By Coryanne Hicks, U.S. News &World Report featuring Brian Spinelli, CFP®, AIF®, Chair of Investment Committee/Senior Wealth Advisor at Halbert Hargrove
DIVERSIFICATION USED TO be simpler: To decrease the volatility risk inherent in stocks, you added bonds to a portfolio, mitigating swings and adding a nice income component at the same time. But with quality bonds offering a pittance in terms of yield, many investors are unimpressed by the fixed-income allocations in their portfolios. This dissatisfaction translates into pressure for financial advisors to find new ways to reduce risk without asking their clients to give up too much return potential.
Accomplishing this can require some creative thinking in terms of asset allocation, which happens to be an area of expertise for Brian Spinelli, chair of the investment committee and senior wealth advisor at Halbert Hargrove, who researches nontraditional approaches to investments. We spoke with Spinelli about areas advisors can look for unique return and diversification opportunities. Keep reading to see excerpts from that interview.
For many decades, a common way investors diversified their portfolios from stock volatility was by including investment-grade bonds in their allocations. Following the central bank’s actions earlier in the year, most investment-grade bonds now have very low expected returns going forward. Deconstructing the Bloomberg Barclays Global Aggregate Index, about 85% of bonds yield less than 2% now. Going one step further, 66% of bonds yield less than 1%.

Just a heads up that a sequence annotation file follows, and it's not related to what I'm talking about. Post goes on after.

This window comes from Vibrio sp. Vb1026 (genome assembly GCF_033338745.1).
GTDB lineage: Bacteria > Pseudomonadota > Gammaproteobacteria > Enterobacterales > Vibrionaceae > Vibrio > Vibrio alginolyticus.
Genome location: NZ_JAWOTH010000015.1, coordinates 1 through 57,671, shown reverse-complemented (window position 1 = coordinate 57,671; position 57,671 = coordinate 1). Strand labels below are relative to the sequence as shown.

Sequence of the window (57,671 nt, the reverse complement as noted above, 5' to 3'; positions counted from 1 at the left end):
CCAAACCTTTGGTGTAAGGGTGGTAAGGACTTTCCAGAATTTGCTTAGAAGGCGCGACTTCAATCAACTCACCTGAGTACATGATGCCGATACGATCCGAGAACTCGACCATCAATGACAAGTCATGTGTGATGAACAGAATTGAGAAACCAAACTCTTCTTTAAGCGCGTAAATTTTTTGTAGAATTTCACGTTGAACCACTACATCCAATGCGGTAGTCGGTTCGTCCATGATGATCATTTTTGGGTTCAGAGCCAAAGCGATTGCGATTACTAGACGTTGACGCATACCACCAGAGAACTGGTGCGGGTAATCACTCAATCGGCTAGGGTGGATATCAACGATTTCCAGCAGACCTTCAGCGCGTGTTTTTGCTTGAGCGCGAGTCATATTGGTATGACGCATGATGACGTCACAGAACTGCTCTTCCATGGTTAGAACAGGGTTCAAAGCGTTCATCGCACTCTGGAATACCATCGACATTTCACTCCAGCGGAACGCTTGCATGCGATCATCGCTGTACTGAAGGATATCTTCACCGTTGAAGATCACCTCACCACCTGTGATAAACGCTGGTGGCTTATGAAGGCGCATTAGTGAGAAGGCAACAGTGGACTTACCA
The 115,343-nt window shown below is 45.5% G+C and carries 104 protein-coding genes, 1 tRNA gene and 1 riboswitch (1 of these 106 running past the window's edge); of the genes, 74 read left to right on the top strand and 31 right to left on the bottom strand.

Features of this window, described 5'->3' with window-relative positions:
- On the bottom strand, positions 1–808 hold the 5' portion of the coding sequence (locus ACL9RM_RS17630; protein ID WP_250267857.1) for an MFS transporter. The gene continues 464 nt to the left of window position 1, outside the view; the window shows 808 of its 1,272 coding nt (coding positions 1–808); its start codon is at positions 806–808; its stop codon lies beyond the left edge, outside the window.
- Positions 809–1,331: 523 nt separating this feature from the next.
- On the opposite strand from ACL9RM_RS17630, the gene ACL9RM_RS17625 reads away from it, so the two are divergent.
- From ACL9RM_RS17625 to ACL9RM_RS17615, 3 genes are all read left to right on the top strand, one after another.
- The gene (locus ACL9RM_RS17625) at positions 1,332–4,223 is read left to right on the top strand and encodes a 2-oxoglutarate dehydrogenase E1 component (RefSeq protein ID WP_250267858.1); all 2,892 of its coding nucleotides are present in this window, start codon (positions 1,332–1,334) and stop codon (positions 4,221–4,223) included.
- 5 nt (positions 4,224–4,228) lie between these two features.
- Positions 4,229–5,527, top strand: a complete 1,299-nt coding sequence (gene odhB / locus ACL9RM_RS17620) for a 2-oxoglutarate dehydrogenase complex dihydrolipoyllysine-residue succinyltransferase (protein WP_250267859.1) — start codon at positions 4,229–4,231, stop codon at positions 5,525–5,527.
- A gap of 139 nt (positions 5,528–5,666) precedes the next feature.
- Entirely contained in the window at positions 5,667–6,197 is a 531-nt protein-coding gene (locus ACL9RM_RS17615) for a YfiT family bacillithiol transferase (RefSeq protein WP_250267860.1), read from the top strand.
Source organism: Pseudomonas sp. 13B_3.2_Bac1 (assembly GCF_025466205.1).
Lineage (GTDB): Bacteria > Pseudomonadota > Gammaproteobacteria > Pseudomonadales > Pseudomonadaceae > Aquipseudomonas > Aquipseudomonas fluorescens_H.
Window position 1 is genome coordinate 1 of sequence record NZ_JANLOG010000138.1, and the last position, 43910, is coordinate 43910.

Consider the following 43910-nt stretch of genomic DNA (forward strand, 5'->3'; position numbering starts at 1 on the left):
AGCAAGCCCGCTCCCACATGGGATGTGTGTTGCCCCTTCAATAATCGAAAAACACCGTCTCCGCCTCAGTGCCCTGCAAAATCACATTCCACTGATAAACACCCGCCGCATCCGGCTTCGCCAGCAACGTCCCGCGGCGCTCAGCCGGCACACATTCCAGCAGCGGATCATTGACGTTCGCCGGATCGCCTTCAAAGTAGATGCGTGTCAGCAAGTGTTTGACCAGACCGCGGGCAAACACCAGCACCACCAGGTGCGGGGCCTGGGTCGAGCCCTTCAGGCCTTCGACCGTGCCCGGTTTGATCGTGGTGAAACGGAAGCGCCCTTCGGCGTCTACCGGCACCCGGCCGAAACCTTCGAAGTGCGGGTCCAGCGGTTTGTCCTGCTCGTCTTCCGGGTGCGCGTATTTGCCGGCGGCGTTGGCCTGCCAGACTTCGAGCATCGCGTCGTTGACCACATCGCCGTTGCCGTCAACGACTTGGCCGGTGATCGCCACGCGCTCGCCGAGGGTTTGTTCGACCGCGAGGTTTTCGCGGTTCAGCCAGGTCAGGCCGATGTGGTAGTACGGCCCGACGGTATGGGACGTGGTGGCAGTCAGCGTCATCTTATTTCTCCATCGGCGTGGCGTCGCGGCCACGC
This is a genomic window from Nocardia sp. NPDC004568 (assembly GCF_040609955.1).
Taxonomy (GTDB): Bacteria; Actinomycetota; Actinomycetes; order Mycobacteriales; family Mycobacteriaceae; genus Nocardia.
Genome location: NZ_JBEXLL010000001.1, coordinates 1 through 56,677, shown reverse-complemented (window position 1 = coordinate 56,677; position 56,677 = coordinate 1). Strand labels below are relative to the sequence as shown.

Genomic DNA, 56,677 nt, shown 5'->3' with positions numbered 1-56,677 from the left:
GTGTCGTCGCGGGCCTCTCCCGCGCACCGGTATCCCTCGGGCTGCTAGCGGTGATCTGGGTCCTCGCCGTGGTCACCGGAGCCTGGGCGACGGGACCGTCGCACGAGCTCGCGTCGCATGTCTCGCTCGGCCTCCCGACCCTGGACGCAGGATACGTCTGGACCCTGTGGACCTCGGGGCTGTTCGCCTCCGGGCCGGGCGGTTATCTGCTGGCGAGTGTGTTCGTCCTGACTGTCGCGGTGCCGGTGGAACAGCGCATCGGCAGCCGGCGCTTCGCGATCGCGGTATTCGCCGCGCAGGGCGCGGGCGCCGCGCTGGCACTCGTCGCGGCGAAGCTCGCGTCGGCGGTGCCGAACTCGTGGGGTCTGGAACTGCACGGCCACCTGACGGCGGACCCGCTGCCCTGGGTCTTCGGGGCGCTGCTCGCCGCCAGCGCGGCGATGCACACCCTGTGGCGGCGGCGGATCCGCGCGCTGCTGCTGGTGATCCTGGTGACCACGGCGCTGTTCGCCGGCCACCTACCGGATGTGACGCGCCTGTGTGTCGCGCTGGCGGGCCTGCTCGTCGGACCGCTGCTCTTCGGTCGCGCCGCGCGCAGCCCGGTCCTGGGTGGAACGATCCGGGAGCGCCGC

I’m not saying that owning investment-grade bonds is a bad idea at this point – just that it’s likely to create a drag on portfolio performance going forward. Clients needing to draw from their portfolios should have stable and liquid assets as part of their allocations. However, holding investment-grade bonds will be similar to holding cash long term in a portfolio. For example, a portfolio holding 40% in investment-grade bonds is going to have to depend on the other 60% of assets to work harder if there is a need to hurdle a 2% annual return. Advisors are aware of the issue, but there are differing views on how to navigate this low-yield world. Advisors need to be open to exploring investment opportunities with a forward-looking view.
Instead of relying mostly on investment-grade bonds to help mitigate portfolio risks, we think advisors should be exploring other types of diversifiers and reducing their allocations to investment-grade bonds. At Halbert Hargrove, areas we have looked to are direct/private credit, insurance revenue streams, private real estate and buffered equity return solutions.